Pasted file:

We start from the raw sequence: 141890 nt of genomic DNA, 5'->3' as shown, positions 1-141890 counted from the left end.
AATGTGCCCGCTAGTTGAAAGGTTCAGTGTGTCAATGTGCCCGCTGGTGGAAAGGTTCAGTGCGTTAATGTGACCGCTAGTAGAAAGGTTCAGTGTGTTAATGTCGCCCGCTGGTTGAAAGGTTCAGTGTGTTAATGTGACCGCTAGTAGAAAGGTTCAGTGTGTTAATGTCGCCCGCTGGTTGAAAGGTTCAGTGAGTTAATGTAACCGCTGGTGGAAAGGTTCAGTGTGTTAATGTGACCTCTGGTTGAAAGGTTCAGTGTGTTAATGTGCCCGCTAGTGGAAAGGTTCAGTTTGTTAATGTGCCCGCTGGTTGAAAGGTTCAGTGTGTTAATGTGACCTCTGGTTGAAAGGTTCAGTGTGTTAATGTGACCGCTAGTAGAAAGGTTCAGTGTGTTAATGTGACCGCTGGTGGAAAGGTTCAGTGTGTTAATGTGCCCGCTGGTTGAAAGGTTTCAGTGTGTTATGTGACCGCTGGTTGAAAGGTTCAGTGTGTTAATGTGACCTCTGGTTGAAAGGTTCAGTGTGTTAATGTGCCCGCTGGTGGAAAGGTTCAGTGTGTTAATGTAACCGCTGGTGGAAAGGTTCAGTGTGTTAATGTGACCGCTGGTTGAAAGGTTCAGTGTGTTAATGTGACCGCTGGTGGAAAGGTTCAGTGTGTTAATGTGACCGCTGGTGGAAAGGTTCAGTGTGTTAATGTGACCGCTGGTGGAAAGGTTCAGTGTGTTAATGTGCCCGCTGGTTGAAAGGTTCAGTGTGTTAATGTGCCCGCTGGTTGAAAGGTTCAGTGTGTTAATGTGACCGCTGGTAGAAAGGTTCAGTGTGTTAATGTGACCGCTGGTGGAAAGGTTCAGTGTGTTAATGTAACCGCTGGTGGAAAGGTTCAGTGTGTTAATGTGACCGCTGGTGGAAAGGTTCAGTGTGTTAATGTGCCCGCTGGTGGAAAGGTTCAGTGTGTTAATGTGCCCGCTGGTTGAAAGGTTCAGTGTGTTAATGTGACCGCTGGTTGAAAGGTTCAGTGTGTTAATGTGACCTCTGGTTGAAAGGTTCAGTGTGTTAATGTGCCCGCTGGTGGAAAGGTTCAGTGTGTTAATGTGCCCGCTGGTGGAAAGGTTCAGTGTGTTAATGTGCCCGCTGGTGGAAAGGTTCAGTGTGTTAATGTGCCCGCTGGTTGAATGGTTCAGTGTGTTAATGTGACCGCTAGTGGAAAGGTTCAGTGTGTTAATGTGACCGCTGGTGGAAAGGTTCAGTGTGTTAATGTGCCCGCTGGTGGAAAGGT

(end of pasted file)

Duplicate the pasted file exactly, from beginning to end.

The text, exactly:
We start from the raw sequence: 141890 nt of genomic DNA, 5'->3' as shown, positions 1-141890 counted from the left end.
AATGTGCCCGCTAGTTGAAAGGTTCAGTGTGTCAATGTGCCCGCTGGTGGAAAGGTTCAGTGCGTTAATGTGACCGCTAGTAGAAAGGTTCAGTGTGTTAATGTCGCCCGCTGGTTGAAAGGTTCAGTGTGTTAATGTGACCGCTAGTAGAAAGGTTCAGTGTGTTAATGTCGCCCGCTGGTTGAAAGGTTCAGTGAGTTAATGTAACCGCTGGTGGAAAGGTTCAGTGTGTTAATGTGACCTCTGGTTGAAAGGTTCAGTGTGTTAATGTGCCCGCTAGTGGAAAGGTTCAGTTTGTTAATGTGCCCGCTGGTTGAAAGGTTCAGTGTGTTAATGTGACCTCTGGTTGAAAGGTTCAGTGTGTTAATGTGACCGCTAGTAGAAAGGTTCAGTGTGTTAATGTGACCGCTGGTGGAAAGGTTCAGTGTGTTAATGTGCCCGCTGGTTGAAAGGTTTCAGTGTGTTATGTGACCGCTGGTTGAAAGGTTCAGTGTGTTAATGTGACCTCTGGTTGAAAGGTTCAGTGTGTTAATGTGCCCGCTGGTGGAAAGGTTCAGTGTGTTAATGTAACCGCTGGTGGAAAGGTTCAGTGTGTTAATGTGACCGCTGGTTGAAAGGTTCAGTGTGTTAATGTGACCGCTGGTGGAAAGGTTCAGTGTGTTAATGTGACCGCTGGTGGAAAGGTTCAGTGTGTTAATGTGACCGCTGGTGGAAAGGTTCAGTGTGTTAATGTGCCCGCTGGTTGAAAGGTTCAGTGTGTTAATGTGCCCGCTGGTTGAAAGGTTCAGTGTGTTAATGTGACCGCTGGTAGAAAGGTTCAGTGTGTTAATGTGACCGCTGGTGGAAAGGTTCAGTGTGTTAATGTAACCGCTGGTGGAAAGGTTCAGTGTGTTAATGTGACCGCTGGTGGAAAGGTTCAGTGTGTTAATGTGCCCGCTGGTGGAAAGGTTCAGTGTGTTAATGTGCCCGCTGGTTGAAAGGTTCAGTGTGTTAATGTGACCGCTGGTTGAAAGGTTCAGTGTGTTAATGTGACCTCTGGTTGAAAGGTTCAGTGTGTTAATGTGCCCGCTGGTGGAAAGGTTCAGTGTGTTAATGTGCCCGCTGGTGGAAAGGTTCAGTGTGTTAATGTGCCCGCTGGTGGAAAGGTTCAGTGTGTTAATGTGCCCGCTGGTTGAATGGTTCAGTGTGTTAATGTGACCGCTAGTGGAAAGGTTCAGTGTGTTAATGTGACCGCTGGTGGAAAGGTTCAGTGTGTTAATGTGCCCGCTGGTGGAAAGGT